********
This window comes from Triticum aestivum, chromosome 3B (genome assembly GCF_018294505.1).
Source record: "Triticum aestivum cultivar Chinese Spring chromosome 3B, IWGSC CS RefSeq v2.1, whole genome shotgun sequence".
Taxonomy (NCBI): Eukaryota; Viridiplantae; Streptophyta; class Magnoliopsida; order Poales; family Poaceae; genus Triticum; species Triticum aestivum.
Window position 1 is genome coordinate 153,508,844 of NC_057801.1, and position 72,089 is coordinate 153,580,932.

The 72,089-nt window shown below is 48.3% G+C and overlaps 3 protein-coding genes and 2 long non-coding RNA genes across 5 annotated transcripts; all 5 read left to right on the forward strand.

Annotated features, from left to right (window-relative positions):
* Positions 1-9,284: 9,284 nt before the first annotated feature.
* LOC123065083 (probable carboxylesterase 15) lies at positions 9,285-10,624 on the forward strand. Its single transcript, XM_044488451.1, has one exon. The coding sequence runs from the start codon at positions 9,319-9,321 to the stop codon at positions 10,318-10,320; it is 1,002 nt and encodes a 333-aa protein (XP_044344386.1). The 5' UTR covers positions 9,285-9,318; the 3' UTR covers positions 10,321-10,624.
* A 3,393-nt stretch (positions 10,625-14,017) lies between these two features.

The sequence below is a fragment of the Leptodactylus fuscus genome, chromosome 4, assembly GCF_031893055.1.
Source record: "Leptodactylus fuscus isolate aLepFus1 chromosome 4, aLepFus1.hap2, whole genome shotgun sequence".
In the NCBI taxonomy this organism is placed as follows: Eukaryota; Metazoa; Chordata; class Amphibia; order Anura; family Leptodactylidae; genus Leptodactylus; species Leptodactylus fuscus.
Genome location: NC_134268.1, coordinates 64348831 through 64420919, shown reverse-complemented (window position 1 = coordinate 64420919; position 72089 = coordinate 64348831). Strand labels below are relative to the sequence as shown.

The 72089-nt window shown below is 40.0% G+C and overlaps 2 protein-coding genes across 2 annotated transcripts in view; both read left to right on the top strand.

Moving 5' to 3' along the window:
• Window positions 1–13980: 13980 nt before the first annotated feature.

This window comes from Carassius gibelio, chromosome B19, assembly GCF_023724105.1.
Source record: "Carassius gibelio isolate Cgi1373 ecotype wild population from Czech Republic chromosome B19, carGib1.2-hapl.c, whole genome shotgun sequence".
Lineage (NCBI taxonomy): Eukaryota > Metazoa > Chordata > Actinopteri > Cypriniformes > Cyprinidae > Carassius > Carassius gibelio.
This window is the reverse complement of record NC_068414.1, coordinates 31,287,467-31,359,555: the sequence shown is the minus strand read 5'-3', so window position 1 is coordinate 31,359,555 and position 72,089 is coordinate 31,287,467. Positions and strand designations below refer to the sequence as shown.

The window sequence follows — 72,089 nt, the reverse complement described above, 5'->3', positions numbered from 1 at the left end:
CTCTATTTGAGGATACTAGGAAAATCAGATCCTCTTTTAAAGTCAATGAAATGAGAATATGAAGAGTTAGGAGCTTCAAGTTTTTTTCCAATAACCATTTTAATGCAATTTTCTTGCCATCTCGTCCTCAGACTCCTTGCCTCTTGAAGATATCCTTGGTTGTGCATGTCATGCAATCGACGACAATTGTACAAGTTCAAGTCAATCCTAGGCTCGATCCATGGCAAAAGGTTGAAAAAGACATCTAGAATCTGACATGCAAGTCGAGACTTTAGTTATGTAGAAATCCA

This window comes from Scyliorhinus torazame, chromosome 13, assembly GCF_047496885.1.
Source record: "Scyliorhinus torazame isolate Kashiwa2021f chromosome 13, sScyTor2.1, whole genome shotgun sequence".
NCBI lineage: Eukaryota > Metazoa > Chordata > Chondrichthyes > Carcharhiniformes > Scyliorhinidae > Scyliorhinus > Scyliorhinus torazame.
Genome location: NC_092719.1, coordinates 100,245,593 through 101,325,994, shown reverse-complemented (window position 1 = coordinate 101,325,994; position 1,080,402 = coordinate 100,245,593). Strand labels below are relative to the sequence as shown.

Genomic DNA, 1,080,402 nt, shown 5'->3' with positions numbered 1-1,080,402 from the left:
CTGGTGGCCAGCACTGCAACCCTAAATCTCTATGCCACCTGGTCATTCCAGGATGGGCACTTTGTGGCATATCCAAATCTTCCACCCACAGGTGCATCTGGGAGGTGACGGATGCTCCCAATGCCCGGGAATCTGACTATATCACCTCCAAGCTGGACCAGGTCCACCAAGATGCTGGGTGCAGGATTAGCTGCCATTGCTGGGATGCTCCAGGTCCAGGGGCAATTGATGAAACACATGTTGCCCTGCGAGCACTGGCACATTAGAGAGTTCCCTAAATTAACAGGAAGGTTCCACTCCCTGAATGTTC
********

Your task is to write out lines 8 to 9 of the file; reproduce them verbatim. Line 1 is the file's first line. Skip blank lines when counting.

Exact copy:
* LOC123065083 (probable carboxylesterase 15) lies at positions 9,285-10,624 on the forward strand. Its single transcript, XM_044488451.1, has one exon. The coding sequence runs from the start codon at positions 9,319-9,321 to the stop codon at positions 10,318-10,320; it is 1,002 nt and encodes a 333-aa protein (XP_044344386.1). The 5' UTR covers positions 9,285-9,318; the 3' UTR covers positions 10,321-10,624.
* A 3,393-nt stretch (positions 10,625-14,017) lies between these two features.